Percentages for CAT — Basic Concepts

Percentages is a topic which is an integral part of other arithmetic topics in the Quantitative Aptitude Section. That’s why understanding the foundational concepts of Percentages to clear your doubts in other topics is important.

Percentages for CAT is one of the most recurring topics in the Quantitative Aptitude Section. Additionally, questions belonging to this topic comes in many forms in the DILR (Data Interpretation and Logical Reasoning) Section. Percentages as a concept holds its arithmetic importance in many topics like Profit and Loss, Ratio and Proportion, Time, Speed, and Distance.

Students often overlook percentages in their preparation plan when they’re short on time.  We advise you to not make the same mistakes as others do in their preparation strategy.

 

Basic Concepts

Percentage or Percent in its literal sense means “for every 100”. It is derived from the French word ‘cent’, which is French for 100. You might have first encountered Percentages on your School’s report card. It is often denoted by a percent sign at the end, %. When we say someone scored 95% in the Final assessment, it means that they scored 95% of the total maximum marks. No matter the subject we are addressing, we use percentages to refer any quantity to a default 100.

Example

If in a classroom of 300 students, only 150 students attended the lecture on pre-historic era on Saturday, then the percentage of students who attended that lecture is 50%. For instance, If the total number of students had been 200, and the students who attended had been 150, then the percentage of students who attended would have been 75%. The students who had not attended in the latter scenario would have been 25% then.

Mathematically,

1st Case:

Total Number of Students = 300

Number of Students who attended the lecture = 150

Then,

Percentage of students who attended = (150/300) × 100 = 50%

2nd Case: 

Total Number of Students = 200

Number of Students who attended the lecture = 150

Then,

Percentage of students who attended = (150/200) × 100 = 75%

In both the cases, we are multiplying the fractions obtained to calculate the percentage, that is, per 100.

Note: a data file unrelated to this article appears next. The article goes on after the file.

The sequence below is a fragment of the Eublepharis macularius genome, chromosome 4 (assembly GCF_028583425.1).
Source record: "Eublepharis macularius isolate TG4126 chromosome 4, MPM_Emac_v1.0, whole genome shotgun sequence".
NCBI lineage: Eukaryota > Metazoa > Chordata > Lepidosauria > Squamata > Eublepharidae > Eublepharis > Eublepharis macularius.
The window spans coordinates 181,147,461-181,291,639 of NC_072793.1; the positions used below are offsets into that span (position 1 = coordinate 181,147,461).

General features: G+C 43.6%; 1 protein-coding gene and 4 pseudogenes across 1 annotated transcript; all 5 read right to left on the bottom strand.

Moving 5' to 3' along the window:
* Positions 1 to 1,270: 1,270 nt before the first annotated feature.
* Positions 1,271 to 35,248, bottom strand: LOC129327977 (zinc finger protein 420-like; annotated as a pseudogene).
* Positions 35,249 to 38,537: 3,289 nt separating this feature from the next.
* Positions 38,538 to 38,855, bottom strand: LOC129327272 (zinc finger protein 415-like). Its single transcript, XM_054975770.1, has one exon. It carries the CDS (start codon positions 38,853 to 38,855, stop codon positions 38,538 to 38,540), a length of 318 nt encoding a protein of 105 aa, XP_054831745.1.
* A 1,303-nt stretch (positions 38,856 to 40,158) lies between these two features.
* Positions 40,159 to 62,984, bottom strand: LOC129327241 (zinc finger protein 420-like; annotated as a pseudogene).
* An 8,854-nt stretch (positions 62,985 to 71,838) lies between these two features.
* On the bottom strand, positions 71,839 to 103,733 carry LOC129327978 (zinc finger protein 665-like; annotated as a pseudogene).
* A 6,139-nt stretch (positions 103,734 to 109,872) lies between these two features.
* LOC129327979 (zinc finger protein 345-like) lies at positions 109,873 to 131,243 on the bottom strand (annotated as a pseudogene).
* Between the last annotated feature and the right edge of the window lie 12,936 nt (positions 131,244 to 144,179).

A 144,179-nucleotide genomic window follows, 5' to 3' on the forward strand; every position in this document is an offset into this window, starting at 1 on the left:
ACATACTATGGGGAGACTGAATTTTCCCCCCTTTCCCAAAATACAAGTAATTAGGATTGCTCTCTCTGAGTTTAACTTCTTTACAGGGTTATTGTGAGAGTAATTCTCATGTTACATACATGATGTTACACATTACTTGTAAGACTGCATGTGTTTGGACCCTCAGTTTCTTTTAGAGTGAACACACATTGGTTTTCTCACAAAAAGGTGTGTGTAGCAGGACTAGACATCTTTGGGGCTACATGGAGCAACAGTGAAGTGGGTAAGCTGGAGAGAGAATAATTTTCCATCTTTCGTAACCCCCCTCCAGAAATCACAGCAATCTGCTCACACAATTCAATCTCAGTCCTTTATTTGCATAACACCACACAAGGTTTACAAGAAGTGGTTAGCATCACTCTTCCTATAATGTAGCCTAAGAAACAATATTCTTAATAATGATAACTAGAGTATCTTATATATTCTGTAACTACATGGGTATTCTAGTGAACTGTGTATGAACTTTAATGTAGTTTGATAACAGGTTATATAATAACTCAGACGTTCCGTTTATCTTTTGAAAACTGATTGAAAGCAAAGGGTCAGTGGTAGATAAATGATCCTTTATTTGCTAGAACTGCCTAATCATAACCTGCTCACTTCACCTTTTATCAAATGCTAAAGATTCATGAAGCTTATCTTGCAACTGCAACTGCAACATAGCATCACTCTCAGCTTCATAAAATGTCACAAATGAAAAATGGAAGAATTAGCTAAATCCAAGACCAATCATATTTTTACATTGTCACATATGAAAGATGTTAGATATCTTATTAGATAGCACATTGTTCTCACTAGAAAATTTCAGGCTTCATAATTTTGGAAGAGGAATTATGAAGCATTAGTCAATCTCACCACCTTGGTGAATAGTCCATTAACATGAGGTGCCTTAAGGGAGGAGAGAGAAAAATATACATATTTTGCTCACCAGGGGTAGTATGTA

Concept of Percentage Change

Whenever the value of a measured quantity changes, the change can be calculated through the following :

a) Absolute Value Change

b) Percentage Change

Either of the concepts can be applied to solve suitable questions. Both of these methods have their own pros and cons.

Absolute Value Change

It is the literal change in the measured quantity, that is, the measurement by which a quantity has increased or decreased.

For example, a shopkeeper made a sum of Rs. 5000 on the Monday. Then, he made Rs. 7000 on the following day. As a result, the absolute value change of the sales he made on Tuesday compared to Monday is Rs. 2000.

Percentage Change

It is the percentage of the Absolute Value Change with respect to the original values.

Percentage Change = [(Absolute Value Change)/(Original Value)] × 100

Example

The population of a city grew from 20 lakh residents to 24 lakh residents. Then, find the percentage change and the percentage on the final value of the population.

Solution:

a) Percentage Change = (4/20) × 100 = 20%

b) Percentage Change on the final value = (4/24) × 100 = 16.67%

 

Example Questions

1. if 25% of x =30% of y, then find the value of x if y = 5000.

Options:

(a) 2000

(b) 3000

(c) 4000

(d) 6000

Solution:

We know that,

y = 5000

(25/100) × x = (30/100) × y

(25/100) × x = (30/100) × 5000

x = 6000

Therefore, the correct option is (d).

2. Which of the following is the largest number?

Options:

(a) 40% of 100

(b) 5% of 800

(c) 1000% of 4

(d) 200% of 9

Solution:

We know that,

40% of 400 = (40/100) × 400 = 160

5% of 800 = (5/100) × 800 = 40

1000% of 4 = (1000/100) × 4 = 40

200% of 9 = (200/100) × 9 = 18

Evidently, the correct option is (a)

3. In a mixture of 100 litres of milk and water, 25% of the mixture is milk. How much water should be added to the mixture so that milk becomes 20% of the mixture?

Options:

(a) 25 litres

(b) 15 litres

(c) 20 litres

(d) 24 litres

Solution:

We know that,

Mixture of Milk and Water = 100 litres

25% of the mixture is milk = 25 litres

Mathematically,

(25/100) × 100 = 25%

The water to be added to this 100 litres of milk and water is 25 litres for the milk in the mixture to become 20%.

After addition of Water,

Total mixture of Water and Milk = 125 litres

Milk in the mixture = 25 litres

Mathematically,

[(Milk in the mixture)/(Total quantity of the mixture after addition of Water)] × 100

⇒ (25/125)×100

= 20%

In conclusion, Option (a) is the correct option. 

4. The minimum quantity of Kerosene in litres (in whole number) that should be mixed in a mixture of 60 litres in which the initial ratio of Kerosene to water is 1:4, so that the resulting mixture has 15% Kerosene is

Options:

(a) 3

(b) 4

(c) 5

(d) This is not possible

Solution:

We know that,

The total quantity of the mixture of Kerosene and Water = 60 litres

Ratio of Kerosene to Water in the mixture = 1:4

Let’s assume the parts of Kerosene and Water is 1k and 4k respectively

Then,

1k + 4k = 60

5k = 60

⇒ k = 60/5 = 12

As a result, Kerosene in the mixture of 60 litres is 12 litres

Initial Percentage of Kerosene = (12/60) ×100 = 20%

As the initial Percentage of Kerosene is 20% and on addition of more Kerosene to the mixture, the percentage will only increase.

So, the correct option is (d)

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